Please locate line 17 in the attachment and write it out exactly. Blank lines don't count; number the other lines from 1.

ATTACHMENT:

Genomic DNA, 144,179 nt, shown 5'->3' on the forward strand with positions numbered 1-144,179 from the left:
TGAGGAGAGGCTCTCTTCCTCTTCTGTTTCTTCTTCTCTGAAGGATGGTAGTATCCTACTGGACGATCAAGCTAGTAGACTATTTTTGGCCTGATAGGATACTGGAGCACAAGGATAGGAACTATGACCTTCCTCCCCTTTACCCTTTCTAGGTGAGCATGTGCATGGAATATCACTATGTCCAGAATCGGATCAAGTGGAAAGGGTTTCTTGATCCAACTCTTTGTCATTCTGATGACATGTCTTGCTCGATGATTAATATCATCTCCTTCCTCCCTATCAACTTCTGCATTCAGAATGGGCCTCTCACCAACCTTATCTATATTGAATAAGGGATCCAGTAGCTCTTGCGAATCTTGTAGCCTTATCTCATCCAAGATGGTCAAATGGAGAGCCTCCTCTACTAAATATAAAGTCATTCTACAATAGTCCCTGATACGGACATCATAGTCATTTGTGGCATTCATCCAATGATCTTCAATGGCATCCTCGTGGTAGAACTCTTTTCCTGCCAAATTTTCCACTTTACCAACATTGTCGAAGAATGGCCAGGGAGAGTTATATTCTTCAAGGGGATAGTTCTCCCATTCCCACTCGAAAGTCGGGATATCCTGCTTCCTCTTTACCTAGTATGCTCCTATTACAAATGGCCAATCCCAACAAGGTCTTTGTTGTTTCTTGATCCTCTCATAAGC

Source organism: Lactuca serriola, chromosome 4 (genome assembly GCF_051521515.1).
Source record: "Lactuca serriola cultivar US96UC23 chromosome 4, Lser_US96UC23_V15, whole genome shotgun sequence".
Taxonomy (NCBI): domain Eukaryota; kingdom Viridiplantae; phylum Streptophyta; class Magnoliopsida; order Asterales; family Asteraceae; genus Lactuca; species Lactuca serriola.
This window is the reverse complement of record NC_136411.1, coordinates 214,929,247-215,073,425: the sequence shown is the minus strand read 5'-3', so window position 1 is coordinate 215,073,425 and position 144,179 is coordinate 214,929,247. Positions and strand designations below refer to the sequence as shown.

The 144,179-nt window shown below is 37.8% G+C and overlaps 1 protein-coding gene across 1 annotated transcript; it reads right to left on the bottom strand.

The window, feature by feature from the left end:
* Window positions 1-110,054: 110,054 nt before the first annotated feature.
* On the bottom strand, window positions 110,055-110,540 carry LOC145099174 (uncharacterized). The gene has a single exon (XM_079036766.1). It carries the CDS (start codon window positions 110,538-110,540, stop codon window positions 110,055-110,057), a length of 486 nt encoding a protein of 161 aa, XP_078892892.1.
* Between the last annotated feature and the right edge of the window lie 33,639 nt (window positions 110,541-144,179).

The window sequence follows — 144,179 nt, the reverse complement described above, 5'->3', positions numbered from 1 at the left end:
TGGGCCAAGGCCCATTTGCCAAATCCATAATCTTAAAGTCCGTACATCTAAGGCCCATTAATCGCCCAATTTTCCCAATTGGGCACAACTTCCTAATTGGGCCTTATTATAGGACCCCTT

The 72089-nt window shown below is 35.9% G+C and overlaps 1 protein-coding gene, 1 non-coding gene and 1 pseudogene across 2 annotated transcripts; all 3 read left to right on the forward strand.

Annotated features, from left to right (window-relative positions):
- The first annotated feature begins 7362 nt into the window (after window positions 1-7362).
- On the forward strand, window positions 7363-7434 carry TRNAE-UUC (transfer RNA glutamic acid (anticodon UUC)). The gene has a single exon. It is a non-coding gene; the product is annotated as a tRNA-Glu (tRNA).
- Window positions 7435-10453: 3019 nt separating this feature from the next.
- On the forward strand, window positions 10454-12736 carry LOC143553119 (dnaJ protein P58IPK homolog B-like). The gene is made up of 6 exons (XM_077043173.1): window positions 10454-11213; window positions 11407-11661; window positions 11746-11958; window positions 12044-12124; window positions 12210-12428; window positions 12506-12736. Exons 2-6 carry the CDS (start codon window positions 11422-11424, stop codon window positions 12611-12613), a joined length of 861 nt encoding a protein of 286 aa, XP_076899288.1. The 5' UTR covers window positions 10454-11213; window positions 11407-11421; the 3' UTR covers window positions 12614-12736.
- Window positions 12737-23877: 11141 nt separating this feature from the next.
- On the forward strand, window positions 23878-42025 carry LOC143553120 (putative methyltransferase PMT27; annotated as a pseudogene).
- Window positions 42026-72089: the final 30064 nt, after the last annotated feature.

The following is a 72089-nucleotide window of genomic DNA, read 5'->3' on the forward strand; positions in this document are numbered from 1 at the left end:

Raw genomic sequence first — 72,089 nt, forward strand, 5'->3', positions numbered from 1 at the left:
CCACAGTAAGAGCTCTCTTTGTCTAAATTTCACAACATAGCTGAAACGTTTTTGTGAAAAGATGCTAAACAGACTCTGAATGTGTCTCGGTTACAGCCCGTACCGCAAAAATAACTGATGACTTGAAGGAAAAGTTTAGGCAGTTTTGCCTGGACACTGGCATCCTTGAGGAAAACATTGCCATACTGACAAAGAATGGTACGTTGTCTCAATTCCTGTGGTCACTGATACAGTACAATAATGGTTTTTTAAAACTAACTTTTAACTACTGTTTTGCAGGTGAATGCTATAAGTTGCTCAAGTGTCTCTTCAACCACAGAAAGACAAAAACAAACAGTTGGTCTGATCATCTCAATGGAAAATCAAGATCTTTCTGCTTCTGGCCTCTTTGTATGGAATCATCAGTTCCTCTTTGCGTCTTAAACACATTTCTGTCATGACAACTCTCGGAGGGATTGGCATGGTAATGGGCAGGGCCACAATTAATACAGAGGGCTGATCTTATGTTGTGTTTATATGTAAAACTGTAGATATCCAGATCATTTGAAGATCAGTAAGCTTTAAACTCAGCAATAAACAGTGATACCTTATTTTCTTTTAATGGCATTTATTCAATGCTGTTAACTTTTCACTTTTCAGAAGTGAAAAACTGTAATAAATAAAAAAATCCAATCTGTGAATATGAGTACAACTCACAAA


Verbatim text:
- On the forward strand, window positions 7363-7434 carry TRNAE-UUC (transfer RNA glutamic acid (anticodon UUC)). The gene has a single exon. It is a non-coding gene; the product is annotated as a tRNA-Glu (tRNA).